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DisorientationsSpanish Colonialism in Africa and the Performance of Identity$
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Susan Martin-Marquez

Print publication date: 2008

Print ISBN-13: 9780300125207

Published to Yale Scholarship Online: October 2013

DOI: 10.12987/yale/9780300125207.001.0001

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Staging the Odalisque's Conquest in the Spanish-Moroccan War (1859–60)

Staging the Odalisque's Conquest in the Spanish-Moroccan War (1859–60)

Chapter:
(p.101) 3 Staging the Odalisque's Conquest in the Spanish-Moroccan War (1859–60)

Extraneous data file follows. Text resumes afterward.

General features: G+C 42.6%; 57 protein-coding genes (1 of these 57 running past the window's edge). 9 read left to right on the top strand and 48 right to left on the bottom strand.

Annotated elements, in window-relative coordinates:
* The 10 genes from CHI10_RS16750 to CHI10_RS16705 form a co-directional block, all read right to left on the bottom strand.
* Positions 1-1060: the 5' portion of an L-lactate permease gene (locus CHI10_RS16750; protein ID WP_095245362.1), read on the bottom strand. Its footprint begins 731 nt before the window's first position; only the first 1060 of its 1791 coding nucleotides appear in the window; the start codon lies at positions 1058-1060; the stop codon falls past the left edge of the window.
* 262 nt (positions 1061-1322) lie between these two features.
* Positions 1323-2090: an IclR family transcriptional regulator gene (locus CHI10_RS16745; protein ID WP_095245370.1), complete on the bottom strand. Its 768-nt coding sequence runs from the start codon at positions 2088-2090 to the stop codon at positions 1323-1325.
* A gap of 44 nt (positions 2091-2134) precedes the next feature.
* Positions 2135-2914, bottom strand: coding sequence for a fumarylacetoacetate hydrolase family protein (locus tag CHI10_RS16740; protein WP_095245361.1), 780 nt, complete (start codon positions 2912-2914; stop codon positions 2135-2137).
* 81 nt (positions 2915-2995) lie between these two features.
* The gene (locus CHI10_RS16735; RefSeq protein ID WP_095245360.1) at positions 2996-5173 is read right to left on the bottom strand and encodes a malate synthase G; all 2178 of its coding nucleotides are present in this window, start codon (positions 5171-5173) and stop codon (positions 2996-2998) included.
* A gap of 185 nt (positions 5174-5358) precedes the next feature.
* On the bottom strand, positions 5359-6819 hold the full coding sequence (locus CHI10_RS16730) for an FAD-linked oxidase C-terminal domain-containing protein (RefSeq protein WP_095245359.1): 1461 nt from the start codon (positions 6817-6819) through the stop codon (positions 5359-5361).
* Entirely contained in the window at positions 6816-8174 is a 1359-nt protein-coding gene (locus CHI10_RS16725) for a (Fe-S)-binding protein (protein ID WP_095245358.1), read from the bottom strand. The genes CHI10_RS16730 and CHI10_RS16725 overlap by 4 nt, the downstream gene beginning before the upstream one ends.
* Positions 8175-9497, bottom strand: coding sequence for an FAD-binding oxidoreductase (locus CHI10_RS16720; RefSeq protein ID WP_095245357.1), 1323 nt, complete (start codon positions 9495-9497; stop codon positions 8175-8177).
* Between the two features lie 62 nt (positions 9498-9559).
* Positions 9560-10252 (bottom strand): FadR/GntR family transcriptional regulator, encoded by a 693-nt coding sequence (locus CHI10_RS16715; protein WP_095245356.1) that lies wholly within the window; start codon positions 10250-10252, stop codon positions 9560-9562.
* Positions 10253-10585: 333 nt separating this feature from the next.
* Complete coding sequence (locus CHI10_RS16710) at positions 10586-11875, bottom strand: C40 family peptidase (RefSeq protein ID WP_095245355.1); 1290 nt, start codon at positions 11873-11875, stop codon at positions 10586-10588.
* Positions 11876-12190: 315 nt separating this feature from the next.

Source:
Disorientations
Author(s):

Susan Martin-Marquez

Publisher:
Yale University Press
DOI:10.12987/yale/9780300125207.003.0004

This chapter explores the artistic and literary portrayals of the Spanish-Moroccan War. This war in Africa has helped inspire numerous and conflicted meditations on the nature of Spanish national identity, which reflected nascent as well as ongoing anxieties over the matters of religion, race, and gender. During the wartime period, the increasing secularization of the Spanish society impelled the Neo-Catholic movement to reaffirm Spain's Catholic roots. While they have associated moral decline with the loss of faith, liberal thinkers also took this opportunity to let their voices be heard and tackled the discourses of racial degeneration and gender roles. Furthermore, the ongoing negotiations of identity undertaken at the time were influenced by the growing presence of nationalism.

Keywords:   national identity, Spain, nationalism, war, Spanish-Moroccan War

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